V.D.C. v. STATE

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V.D.C. v. STATE
1977 OK CR 61
560 P.2d 1004
Case Number: J-76-826
Decided: 02/23/1977
Oklahoma Court of Criminal Appeals

Appeal from the Juvenile Division of the District Court, Custer County; Eph Monroe, Judge.

V.D.C., appellant, appeals from the order of the Juvenile Division of the District Court, Custer County, waiving jurisdiction over him and certifying him to stand trial as an adult on the charge of Grand Larceny. REVERSED and REMANDED.

Randolph S. Meacham, Meacham, Meacham & Meacham, Clinton, for appellant.

Richard L. Dugger, Dist. Atty., James R. Wright, Jr., Asst. Dist., Atty., Custer County, for appellee.

OPINION

BRETT, Judge:

[560 P.2d 1005]

¶1 Appellant, V.D.C., a juvenile, appeals from an order of the Second Judicial District certifying him to stand trial as an adult for the offense of Grand Larceny.

¶2 The evidence at the certification hearing established the following set of facts. At approximately 11:30 a.m. on September 1, 1976, Eugene and Hallie Mae Marvel left the radiator shop which he owned and in which she worked to go to lunch. When they left, they locked all the doors except for the door which connected their shop with an adjoining service station. Mrs. Marvel took her purse with her to lunch. They returned from lunch at approximately 12:25 p.m., at which time Mr. Marvel unlocked the doors to the shop and again left the shop to pay a bill. Mrs. Marvel put her purse down inside the shop and went outside into an area within ten feet of the building to pick up some small rocks. She returned to the shop at 12:35 p.m. and noticed "a coke, a brand new one, you know, full of ice," sitting on a workbench in the shop. Mrs. Marvel testified that the drink had not been there when she and her husband had returned from lunch approximately ten minutes earlier.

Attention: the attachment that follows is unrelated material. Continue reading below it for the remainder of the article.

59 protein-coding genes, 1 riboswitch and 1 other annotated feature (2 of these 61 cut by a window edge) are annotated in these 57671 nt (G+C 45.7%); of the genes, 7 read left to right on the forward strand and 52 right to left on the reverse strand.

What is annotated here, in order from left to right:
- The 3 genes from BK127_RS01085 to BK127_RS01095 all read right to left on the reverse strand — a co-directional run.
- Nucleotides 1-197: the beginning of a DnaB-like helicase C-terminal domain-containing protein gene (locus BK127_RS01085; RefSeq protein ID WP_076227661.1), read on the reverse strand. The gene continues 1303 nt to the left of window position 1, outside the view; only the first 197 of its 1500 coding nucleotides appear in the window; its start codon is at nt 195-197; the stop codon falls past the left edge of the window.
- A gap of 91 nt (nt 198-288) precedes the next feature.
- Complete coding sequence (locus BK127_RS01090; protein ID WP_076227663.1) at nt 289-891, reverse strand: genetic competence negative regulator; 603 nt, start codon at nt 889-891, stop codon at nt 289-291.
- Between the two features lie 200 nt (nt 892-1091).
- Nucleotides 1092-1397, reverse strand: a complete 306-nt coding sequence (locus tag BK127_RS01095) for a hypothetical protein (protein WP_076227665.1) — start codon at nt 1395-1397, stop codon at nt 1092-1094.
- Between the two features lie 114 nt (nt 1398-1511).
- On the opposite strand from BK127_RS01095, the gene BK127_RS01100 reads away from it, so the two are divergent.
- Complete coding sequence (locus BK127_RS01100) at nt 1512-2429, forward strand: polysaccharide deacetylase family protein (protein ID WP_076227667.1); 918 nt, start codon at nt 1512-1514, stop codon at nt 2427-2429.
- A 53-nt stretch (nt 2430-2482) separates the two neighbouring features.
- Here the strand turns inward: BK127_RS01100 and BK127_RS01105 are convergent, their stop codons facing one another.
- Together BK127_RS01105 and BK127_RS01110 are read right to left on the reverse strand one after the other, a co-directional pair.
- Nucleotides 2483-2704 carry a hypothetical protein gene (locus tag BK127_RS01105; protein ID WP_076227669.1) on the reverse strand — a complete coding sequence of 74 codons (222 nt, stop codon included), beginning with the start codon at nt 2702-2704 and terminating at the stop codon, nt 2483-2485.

¶3 When Mr. Marvel returned to the shop at approximately 12:45 p. m., the two discussed the cup on the workbench and realized that neither of them had brought it into the shop. They looked around to see if anything was missing, and Mrs. Marvel discovered that her red billfold containing at least $125.00, including two $2.00 bills, at least 12 Joseph E. Barr dollars, and a Mexican peso, was missing. They observed that there were some footprints in the slag which had accumulated on the floor of the shop, and Mr. Marvel put an oil can over one of the footprints in order to preserve it. A few minutes after 12:45 p.m. the couple called the police.

¶4 Dan Sauer, who ran the service station which adjoined the Marvel's radiator shop, testified that at approximately 11:00 to 11:30 a.m. he had seen the juvenile walking in front of his station headed north. He stated the juvenile, whom he had described to the police as a "short husky colored boy, and wearing blue jean and shirt," was "just walking along." Mr. Sauer further testified that he had seen no one go into the radiator shop while the Marvels were at lunch.